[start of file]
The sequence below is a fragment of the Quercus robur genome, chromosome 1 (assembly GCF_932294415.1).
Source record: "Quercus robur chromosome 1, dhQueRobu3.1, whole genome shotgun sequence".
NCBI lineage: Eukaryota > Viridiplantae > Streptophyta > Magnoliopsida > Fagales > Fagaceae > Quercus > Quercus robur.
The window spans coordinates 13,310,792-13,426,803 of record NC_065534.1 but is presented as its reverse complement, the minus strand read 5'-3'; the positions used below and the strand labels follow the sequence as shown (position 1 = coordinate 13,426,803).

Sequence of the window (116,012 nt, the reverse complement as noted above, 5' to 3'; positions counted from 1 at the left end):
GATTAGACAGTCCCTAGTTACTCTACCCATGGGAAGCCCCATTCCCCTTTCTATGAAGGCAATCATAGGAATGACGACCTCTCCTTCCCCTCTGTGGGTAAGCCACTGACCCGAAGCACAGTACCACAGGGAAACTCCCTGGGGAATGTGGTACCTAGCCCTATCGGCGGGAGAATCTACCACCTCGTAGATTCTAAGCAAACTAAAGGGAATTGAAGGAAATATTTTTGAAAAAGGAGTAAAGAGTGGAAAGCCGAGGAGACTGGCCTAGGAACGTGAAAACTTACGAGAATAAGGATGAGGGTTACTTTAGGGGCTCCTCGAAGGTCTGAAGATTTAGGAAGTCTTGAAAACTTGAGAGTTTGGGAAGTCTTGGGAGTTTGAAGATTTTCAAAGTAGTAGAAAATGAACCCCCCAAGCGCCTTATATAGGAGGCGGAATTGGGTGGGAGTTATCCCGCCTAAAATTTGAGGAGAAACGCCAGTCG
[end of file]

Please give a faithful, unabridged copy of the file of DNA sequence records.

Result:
The sequence below is a fragment of the Quercus robur genome, chromosome 1 (assembly GCF_932294415.1).
Source record: "Quercus robur chromosome 1, dhQueRobu3.1, whole genome shotgun sequence".
NCBI lineage: Eukaryota > Viridiplantae > Streptophyta > Magnoliopsida > Fagales > Fagaceae > Quercus > Quercus robur.
The window spans coordinates 13,310,792-13,426,803 of record NC_065534.1 but is presented as its reverse complement, the minus strand read 5'-3'; the positions used below and the strand labels follow the sequence as shown (position 1 = coordinate 13,426,803).

Sequence of the window (116,012 nt, the reverse complement as noted above, 5' to 3'; positions counted from 1 at the left end):
GATTAGACAGTCCCTAGTTACTCTACCCATGGGAAGCCCCATTCCCCTTTCTATGAAGGCAATCATAGGAATGACGACCTCTCCTTCCCCTCTGTGGGTAAGCCACTGACCCGAAGCACAGTACCACAGGGAAACTCCCTGGGGAATGTGGTACCTAGCCCTATCGGCGGGAGAATCTACCACCTCGTAGATTCTAAGCAAACTAAAGGGAATTGAAGGAAATATTTTTGAAAAAGGAGTAAAGAGTGGAAAGCCGAGGAGACTGGCCTAGGAACGTGAAAACTTACGAGAATAAGGATGAGGGTTACTTTAGGGGCTCCTCGAAGGTCTGAAGATTTAGGAAGTCTTGAAAACTTGAGAGTTTGGGAAGTCTTGGGAGTTTGAAGATTTTCAAAGTAGTAGAAAATGAACCCCCCAAGCGCCTTATATAGGAGGCGGAATTGGGTGGGAGTTATCCCGCCTAAAATTTGAGGAGAAACGCCAGTCG